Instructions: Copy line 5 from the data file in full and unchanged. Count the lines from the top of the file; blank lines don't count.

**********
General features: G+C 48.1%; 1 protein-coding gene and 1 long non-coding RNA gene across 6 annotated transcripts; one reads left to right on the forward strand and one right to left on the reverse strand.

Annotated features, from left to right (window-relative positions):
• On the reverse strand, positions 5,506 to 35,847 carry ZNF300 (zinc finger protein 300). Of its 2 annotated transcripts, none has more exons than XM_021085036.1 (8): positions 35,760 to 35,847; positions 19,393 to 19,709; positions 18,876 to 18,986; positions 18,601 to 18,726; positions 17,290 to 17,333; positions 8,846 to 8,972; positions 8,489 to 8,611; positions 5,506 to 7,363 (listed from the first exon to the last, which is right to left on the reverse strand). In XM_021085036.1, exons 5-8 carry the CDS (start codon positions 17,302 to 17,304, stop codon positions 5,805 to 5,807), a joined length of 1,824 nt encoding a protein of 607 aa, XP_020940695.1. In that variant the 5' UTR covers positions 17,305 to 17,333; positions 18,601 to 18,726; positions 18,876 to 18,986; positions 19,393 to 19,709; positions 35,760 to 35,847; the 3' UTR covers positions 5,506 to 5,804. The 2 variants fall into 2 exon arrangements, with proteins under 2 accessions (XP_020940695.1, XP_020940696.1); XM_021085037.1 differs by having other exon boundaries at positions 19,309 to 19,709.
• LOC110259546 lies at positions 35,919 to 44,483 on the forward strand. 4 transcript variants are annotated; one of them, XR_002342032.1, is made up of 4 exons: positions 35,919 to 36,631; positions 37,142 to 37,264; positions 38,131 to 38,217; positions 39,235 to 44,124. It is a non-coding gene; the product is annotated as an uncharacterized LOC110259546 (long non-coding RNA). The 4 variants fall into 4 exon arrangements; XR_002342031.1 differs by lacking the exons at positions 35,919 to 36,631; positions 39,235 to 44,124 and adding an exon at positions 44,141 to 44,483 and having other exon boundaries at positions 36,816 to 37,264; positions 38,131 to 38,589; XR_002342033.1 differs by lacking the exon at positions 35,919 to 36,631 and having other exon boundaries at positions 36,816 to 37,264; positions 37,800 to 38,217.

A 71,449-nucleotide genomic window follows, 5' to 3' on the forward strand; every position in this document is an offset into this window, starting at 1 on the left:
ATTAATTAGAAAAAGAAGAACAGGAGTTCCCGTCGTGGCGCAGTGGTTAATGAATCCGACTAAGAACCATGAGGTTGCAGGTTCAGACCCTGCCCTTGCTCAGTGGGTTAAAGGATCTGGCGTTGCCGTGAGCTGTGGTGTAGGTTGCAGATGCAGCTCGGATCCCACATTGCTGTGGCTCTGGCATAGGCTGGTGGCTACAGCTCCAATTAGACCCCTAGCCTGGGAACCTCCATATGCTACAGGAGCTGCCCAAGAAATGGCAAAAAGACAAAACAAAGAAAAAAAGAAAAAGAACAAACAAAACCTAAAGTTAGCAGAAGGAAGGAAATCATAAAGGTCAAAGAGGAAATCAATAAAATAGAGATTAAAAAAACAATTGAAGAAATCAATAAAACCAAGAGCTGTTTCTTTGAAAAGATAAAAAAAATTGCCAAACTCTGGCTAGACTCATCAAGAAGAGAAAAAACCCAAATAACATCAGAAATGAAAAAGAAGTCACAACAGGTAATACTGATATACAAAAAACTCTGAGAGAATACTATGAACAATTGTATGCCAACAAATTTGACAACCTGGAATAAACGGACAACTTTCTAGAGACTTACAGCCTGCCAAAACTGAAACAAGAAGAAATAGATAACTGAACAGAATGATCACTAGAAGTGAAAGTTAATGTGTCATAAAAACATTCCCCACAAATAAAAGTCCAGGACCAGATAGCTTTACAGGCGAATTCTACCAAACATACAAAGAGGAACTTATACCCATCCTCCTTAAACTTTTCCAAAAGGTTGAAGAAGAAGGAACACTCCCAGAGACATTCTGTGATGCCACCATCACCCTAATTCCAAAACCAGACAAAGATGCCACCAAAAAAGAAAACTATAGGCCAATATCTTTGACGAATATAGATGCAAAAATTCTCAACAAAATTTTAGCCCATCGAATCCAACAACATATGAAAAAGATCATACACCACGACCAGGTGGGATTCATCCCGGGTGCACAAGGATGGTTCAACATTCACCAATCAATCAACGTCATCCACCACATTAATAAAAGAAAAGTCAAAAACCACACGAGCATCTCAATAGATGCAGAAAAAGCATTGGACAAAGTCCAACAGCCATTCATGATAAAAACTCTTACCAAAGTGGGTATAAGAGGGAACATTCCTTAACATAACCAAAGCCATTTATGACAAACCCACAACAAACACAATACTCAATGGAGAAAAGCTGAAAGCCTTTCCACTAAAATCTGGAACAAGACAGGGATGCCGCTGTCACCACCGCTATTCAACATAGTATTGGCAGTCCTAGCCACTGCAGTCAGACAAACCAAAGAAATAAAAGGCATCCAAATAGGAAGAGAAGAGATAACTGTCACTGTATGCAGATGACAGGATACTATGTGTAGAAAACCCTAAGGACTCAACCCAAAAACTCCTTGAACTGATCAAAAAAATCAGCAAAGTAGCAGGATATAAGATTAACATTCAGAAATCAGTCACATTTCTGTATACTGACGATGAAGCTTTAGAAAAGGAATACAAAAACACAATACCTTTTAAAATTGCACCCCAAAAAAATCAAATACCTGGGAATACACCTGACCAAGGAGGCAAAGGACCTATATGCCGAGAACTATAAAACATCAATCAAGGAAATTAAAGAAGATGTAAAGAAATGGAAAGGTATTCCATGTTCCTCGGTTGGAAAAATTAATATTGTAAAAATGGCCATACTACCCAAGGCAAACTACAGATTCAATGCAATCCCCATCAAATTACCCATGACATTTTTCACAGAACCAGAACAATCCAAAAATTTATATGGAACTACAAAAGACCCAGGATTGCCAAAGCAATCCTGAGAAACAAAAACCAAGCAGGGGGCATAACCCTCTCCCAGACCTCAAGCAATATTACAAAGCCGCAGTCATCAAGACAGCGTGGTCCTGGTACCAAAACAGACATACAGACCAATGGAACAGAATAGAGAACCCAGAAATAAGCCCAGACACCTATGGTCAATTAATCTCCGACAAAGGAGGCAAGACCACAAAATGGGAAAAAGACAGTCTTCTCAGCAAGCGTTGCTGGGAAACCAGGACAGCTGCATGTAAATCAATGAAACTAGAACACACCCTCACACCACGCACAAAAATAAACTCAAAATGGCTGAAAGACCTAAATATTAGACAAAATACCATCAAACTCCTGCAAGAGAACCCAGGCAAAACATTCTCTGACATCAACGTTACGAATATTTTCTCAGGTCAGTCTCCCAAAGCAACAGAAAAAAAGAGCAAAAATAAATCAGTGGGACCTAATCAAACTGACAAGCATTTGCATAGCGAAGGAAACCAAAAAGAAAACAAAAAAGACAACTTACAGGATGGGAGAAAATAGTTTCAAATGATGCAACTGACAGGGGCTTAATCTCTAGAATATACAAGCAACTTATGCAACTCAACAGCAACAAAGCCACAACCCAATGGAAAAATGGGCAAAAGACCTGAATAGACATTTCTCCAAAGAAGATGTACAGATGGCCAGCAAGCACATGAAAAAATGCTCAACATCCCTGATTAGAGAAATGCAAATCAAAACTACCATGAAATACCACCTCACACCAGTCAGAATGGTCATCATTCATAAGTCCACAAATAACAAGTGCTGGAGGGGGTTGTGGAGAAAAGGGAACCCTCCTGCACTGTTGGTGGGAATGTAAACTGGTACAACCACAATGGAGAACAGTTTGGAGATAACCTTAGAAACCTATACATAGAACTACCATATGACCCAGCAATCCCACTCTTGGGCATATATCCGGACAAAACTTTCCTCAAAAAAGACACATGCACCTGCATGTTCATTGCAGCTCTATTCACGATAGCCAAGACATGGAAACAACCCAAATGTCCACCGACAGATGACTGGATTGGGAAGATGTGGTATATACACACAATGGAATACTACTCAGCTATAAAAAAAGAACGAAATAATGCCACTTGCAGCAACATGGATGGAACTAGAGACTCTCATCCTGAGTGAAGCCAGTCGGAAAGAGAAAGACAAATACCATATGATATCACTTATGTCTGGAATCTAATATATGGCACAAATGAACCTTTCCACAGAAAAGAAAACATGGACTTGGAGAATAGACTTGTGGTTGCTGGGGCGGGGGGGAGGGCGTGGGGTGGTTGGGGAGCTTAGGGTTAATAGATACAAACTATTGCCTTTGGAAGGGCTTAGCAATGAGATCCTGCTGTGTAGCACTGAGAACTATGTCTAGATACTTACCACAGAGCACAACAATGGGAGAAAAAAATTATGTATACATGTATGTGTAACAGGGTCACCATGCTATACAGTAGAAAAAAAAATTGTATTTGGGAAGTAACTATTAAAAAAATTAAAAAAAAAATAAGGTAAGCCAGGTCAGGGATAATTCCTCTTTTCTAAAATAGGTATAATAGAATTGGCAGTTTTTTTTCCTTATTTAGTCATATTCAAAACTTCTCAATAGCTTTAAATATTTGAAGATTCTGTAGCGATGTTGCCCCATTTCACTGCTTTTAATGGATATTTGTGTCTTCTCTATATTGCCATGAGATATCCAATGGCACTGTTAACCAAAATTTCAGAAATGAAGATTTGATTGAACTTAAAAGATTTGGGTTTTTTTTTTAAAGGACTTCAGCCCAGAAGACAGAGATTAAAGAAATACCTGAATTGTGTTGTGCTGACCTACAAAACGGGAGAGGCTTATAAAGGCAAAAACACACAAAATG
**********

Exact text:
A 71,449-nucleotide genomic window follows, 5' to 3' on the forward strand; every position in this document is an offset into this window, starting at 1 on the left: